GPS Module


A Global Positioning System, also known as GPS, is a system based on satellite navigation and designed to help navigate on the Earth, in the air, and into water. It is designed to provide location and time information in all weather conditions if there is at least four GPS satellite data available in line of sight.

GPS receiver can be used worldwide to find three-dimensional location (latitude, longitude, and altitude) navigation and precise timings using many channel satellite broadcast signals from space. The GPS receiver’s tracking sensitivity allows continuous position coverage in nearly all application environments. NMEA 0183 v3.0 protocol supports baud rate of 9600 or 115200 bps.

This GPS receiver Modem is based on SIMCOM Sim28M/Sim28 ML GPS Module. SIM28 ML is stand alone or a GPS receiver with built in LNA. SIM28M can track as low as -165dBi signal even without network assistance. SIM28ML has excellent low power consumption characteristics and it supports various location and navigation applications.

NMEA Messages and Protocol

The serial interface protocol is based on the National Marine Electronics Association’s NMEA 0183 that defines communication interface and the data format. The GPS receiver supports the latest release of NMEA 0183, Version 3.0.

All NMEA-0183 begin with $ and end with a carriage return and a line feed. Data fields follow comma (,) delimiters and are variable in length. Null fields still follow comma (,) delimiters, but contain no information. An asterisk (*) delimiter and checksum value follow the last field of data contained in an NMEA-0183 message. The checksum is the 8-bit exclusive of all characters in the message, including the commas among fields, but not including the $ and asterisk delimiters. The hexadecimal result is converted to two ASCII characters (0–9, A–F). The most significant character appears first.

Some of standard NMEA 0183 protocol used are: 

1.         $GPGGA – Global Positioning System Fix Data

2.         $GPGLL – Geographic position, latitude / longitude

3.         $GPRMC – Recommended minimum specific GPS/Transit data

4.         $GPVTG – Track made good and ground speed

NMEA 0183 Message Format Description


“$” The “$” signifies the start of a message.
ID The identification is a two letter mnemonic which describes the source of the navigation information. The GP identification signifies a GPS source.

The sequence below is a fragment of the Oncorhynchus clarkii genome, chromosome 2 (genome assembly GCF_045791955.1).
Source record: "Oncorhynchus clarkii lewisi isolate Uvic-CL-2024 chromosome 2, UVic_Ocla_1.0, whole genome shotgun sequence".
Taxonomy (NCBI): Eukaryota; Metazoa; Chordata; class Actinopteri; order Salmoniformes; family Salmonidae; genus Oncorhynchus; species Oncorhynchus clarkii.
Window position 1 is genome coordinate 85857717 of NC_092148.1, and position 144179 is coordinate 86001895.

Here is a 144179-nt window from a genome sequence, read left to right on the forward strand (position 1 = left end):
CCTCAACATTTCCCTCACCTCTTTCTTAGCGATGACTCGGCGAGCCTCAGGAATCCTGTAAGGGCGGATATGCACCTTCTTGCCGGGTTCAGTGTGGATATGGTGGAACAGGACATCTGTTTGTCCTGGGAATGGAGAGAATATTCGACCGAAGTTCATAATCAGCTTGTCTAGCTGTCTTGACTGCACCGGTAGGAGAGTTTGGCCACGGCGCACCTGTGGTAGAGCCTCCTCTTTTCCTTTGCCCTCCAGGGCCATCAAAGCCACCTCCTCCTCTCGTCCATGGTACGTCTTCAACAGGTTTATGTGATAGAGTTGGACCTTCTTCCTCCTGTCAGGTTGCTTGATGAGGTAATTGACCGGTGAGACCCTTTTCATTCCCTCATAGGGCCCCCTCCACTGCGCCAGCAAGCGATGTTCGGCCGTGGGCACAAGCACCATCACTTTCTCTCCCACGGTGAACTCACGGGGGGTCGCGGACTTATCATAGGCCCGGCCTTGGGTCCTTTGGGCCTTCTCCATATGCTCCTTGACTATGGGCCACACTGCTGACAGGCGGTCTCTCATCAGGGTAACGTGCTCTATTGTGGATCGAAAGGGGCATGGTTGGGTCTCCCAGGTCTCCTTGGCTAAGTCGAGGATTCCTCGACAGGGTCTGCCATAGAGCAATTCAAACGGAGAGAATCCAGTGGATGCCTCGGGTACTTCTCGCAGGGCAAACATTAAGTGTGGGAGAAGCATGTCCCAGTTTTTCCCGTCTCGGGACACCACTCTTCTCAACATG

MSG The message identification is a three letter mnemonic which describes the message content its number and order of the data fields
“,” Commas serve as delimiters for the data fields.
Dn Each message contains multiple data fields (Dn) which are delimited by commas. The length of the fields can be variable.
“*” The asterisk serves as a checksum delimiter.
CS The checksum field contains two ASCII characters which indicate the hexadecimal value of the checksum.
[CR][LF] The carriage return [CR] and line feed [LF] combination terminate the message.

NMEA 0183 standard messages vary in length, but each message is limited to 79 characters or less. This length limitation excludes the “$” and the [CR][LF]. The standard message data field block, including delimiters, is limited to 74 characters or less.

Example of NEMA message format

GGA – Global Positioning System Fix Data, Time, position and fix related data for a GPS receiver.

Structure: $GPGGA,hhmmss.sss,ddmm.mmmm,a,dddmm.mmmm,a,x,xx,x.x,x.x,M,,,,xxxx*hh<CR><LF>Field 1            2                   3                      4                     5        6  7 8  9   10   11



General GPS Receiver User’s Tips

If the satellite signals cannot be locked or experiencing receiving problem (while in urban area), following steps are used:

a) Relocate the GPS receiver near window or open sky for better receiving performance.

b) Move to another open space or reposition GPS receiver toward the direction with least blockage

c) Move the GPS receiver away from the interference sources.

d) Wait until the weather condition is improved.


  1. Some vehicles having heavy metallic sun protecting coating on windshields may affect signal receptions
  2. Driving in and around high buildings, and tunnels may affect signal reception.
  3. When GPS receiver is moving, it will take longer time to get its position fixed. Wait for satellite signals to be locked at a fixed point when first power-on the GPS receiver to ensure quick GPS position fix
  4. Weather will affect GPS reception – rain & snow contribute to worsen sensitivity.